If you believe you are the victim of clinical negligence and have suffered injury as a result, you should seek legal advice as soon as possible as there are strict time limits for making a claim.
We will usually advise you to speak to the doctor or medical practitioner in charge of your care in order to obtain an explanation of what happened. It is clearly important that any concerns, complaints or claims arising from the treatment are resolved as quickly, efficiently and professionally as possible. Sometimes there may have been a genuine misunderstanding that can be resolved without the need for a formal complaint or a claim.
If the issue cannot be resolved by discussion the next step would be to make a formal complaint by writing to the complaints manager at the hospital or to the practice manager at a GP surgery. This is designed to provide patients with an explanation of what happened and an apology if appropriate. However, it is not designed to provide compensation for cases of negligence.
If your solicitor believes that you have grounds for pursuing a claim for compensation for clinical negligence one of the first steps taken would be to obtain copies of the relevant medical records. The records should be provided by the GP or hospital within 40 days of the request failing which an application can be made to the Court for an order for pre-action disclosure.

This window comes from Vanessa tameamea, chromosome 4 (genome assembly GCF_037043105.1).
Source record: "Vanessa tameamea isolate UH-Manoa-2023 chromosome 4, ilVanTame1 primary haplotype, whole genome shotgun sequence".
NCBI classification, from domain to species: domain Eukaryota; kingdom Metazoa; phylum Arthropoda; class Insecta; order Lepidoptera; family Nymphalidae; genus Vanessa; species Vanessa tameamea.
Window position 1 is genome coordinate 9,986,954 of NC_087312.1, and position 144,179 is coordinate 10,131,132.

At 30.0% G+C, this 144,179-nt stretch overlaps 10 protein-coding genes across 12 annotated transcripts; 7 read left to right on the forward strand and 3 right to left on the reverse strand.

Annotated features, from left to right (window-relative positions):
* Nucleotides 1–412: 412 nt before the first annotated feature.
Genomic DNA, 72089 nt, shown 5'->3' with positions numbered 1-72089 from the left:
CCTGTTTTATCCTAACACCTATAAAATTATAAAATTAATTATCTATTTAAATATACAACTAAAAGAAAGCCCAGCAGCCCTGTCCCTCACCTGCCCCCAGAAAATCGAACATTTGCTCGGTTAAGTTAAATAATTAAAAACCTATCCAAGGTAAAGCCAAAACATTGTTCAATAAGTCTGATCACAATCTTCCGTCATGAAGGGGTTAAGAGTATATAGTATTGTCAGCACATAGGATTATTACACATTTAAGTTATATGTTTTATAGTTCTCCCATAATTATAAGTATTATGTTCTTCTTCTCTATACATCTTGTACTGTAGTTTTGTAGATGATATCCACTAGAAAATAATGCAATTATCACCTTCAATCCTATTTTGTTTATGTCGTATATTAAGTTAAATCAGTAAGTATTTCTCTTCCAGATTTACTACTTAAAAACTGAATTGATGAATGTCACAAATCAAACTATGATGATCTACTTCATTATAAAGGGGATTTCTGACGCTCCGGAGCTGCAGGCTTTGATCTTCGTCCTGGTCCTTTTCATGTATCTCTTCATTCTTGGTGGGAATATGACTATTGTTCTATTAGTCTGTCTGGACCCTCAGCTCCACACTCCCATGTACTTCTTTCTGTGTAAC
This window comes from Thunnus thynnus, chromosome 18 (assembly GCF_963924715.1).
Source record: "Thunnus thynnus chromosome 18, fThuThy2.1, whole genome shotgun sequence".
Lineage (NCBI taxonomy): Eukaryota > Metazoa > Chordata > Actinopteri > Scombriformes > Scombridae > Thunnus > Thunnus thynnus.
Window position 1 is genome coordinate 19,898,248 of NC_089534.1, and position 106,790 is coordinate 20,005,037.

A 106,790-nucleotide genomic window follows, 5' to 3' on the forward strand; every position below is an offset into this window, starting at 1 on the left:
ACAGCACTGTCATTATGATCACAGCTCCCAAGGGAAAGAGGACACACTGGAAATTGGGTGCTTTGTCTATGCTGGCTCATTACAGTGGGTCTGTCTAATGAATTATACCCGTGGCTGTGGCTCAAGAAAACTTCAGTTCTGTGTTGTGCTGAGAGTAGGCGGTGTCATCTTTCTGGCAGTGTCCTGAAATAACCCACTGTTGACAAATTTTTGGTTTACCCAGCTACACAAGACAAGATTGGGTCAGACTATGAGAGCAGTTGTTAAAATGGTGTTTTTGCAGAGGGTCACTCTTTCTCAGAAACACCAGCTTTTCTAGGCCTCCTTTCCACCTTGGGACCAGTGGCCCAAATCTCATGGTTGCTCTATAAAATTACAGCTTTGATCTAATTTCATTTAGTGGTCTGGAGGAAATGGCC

The records will then need to be carefully considered and analysed by the solicitor and by an independent medical expert to decide whether there are grounds for pursuing the claim. For a claim to succeed it will be necessary to prove that the health care provider was negligent and that the patient suffered injury or loss as a result.
If there are grounds for pursuing a claim then a letter of claim will be sent to the hospital or the GP setting out the basis of the claim. The letter will contain a clear summary of the facts on which the claim is based including the alleged adverse outcome and the main allegations of negligence. It will also provide brief details of the Client’s injuries, treatment, progress, current condition and prognosis with an outline of the financial losses and expenses that have been incurred. The letter of claim must provide sufficient information to enable the Defendant to commence investigations and to put an initial valuation on the claim.
A Defendant should acknowledge the letter of claim within 14 days of receipt and should identify who will be dealing with the claim on its behalf.
Within 4 months of the letter of claim the Defendant should provide a reasoned answer stating whether the claim or any part of the claim is admitted. If the claim is denied the Defendant should include specific comments on the allegations of negligence and the events and facts which are in dispute.
If the parties are able to reach an agreement on liability but time is needed to resolve the value of the claim they should aim to agree a reasonable period for the claim to progress.
If the Defendant issues a full denial of liability then it may be necessary to issue court proceedings. However, proceedings should not be issued until 4 months from the letter of claim unless there is a limitation problem or there is a good reason why proceedings should be issued early.